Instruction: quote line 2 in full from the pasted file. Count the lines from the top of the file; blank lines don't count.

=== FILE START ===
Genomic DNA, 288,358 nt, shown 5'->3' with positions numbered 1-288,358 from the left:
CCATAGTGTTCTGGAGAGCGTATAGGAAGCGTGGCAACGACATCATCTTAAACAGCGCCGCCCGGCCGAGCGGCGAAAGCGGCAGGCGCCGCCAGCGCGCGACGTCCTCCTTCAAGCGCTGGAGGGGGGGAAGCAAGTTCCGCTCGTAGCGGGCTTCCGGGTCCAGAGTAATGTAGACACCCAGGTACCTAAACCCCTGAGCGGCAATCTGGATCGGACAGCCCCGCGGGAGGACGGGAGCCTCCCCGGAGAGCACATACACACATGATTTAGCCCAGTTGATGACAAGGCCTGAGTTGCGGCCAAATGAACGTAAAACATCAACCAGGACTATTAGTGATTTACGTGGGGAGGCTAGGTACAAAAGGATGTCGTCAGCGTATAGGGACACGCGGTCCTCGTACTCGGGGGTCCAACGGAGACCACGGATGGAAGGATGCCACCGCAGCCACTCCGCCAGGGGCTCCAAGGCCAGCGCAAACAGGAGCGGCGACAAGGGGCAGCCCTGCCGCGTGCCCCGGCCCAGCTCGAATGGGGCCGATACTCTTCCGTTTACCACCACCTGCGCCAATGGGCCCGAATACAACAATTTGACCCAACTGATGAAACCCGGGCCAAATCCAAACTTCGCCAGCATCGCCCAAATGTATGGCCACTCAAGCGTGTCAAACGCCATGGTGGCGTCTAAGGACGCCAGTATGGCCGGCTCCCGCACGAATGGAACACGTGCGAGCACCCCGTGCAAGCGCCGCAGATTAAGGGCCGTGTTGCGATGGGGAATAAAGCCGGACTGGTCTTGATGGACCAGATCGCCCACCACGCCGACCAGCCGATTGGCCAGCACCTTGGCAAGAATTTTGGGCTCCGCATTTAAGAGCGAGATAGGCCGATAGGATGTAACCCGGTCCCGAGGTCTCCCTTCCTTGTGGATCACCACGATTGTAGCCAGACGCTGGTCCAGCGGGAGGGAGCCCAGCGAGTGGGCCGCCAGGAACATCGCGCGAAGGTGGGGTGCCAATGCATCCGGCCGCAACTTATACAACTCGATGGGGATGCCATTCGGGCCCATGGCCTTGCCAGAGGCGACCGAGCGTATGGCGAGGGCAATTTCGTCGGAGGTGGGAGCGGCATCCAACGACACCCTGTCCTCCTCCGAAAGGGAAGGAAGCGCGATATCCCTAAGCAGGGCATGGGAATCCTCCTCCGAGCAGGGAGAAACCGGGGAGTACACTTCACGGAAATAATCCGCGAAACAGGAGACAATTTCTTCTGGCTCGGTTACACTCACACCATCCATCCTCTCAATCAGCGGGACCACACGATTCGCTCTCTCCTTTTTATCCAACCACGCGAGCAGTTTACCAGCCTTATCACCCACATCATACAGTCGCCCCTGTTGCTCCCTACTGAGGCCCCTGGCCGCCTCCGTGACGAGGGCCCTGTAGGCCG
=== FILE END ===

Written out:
CCATAGTGTTCTGGAGAGCGTATAGGAAGCGTGGCAACGACATCATCTTAAACAGCGCCGCCCGGCCGAGCGGCGAAAGCGGCAGGCGCCGCCAGCGCGCGACGTCCTCCTTCAAGCGCTGGAGGGGGGGAAGCAAGTTCCGCTCGTAGCGGGCTTCCGGGTCCAGAGTAATGTAGACACCCAGGTACCTAAACCCCTGAGCGGCAATCTGGATCGGACAGCCCCGCGGGAGGACGGGAGCCTCCCCGGAGAGCACATACACACATGATTTAGCCCAGTTGATGACAAGGCCTGAGTTGCGGCCAAATGAACGTAAAACATCAACCAGGACTATTAGTGATTTACGTGGGGAGGCTAGGTACAAAAGGATGTCGTCAGCGTATAGGGACACGCGGTCCTCGTACTCGGGGGTCCAACGGAGACCACGGATGGAAGGATGCCACCGCAGCCACTCCGCCAGGGGCTCCAAGGCCAGCGCAAACAGGAGCGGCGACAAGGGGCAGCCCTGCCGCGTGCCCCGGCCCAGCTCGAATGGGGCCGATACTCTTCCGTTTACCACCACCTGCGCCAATGGGCCCGAATACAACAATTTGACCCAACTGATGAAACCCGGGCCAAATCCAAACTTCGCCAGCATCGCCCAAATGTATGGCCACTCAAGCGTGTCAAACGCCATGGTGGCGTCTAAGGACGCCAGTATGGCCGGCTCCCGCACGAATGGAACACGTGCGAGCACCCCGTGCAAGCGCCGCAGATTAAGGGCCGTGTTGCGATGGGGAATAAAGCCGGACTGGTCTTGATGGACCAGATCGCCCACCACGCCGACCAGCCGATTGGCCAGCACCTTGGCAAGAATTTTGGGCTCCGCATTTAAGAGCGAGATAGGCCGATAGGATGTAACCCGGTCCCGAGGTCTCCCTTCCTTGTGGATCACCACGATTGTAGCCAGACGCTGGTCCAGCGGGAGGGAGCCCAGCGAGTGGGCCGCCAGGAACATCGCGCGAAGGTGGGGTGCCAATGCATCCGGCCGCAACTTATACAACTCGATGGGGATGCCATTCGGGCCCATGGCCTTGCCAGAGGCGACCGAGCGTATGGCGAGGGCAATTTCGTCGGAGGTGGGAGCGGCATCCAACGACACCCTGTCCTCCTCCGAAAGGGAAGGAAGCGCGATATCCCTAAGCAGGGCATGGGAATCCTCCTCCGAGCAGGGAGAAACCGGGGAGTACACTTCACGGAAATAATCCGCGAAACAGGAGACAATTTCTTCTGGCTCGGTTACACTCACACCATCCATCCTCTCAATCAGCGGGACCACACGATTCGCTCTCTCCTTTTTATCCAACCACGCGAGCAGTTTACCAGCCTTATCACCCACATCATACAGTCGCCCCTGTTGCTCCCTACTGAGGCCCCTGGCCGCCTCCGTGACGAGGGCCCTGTAGGCCG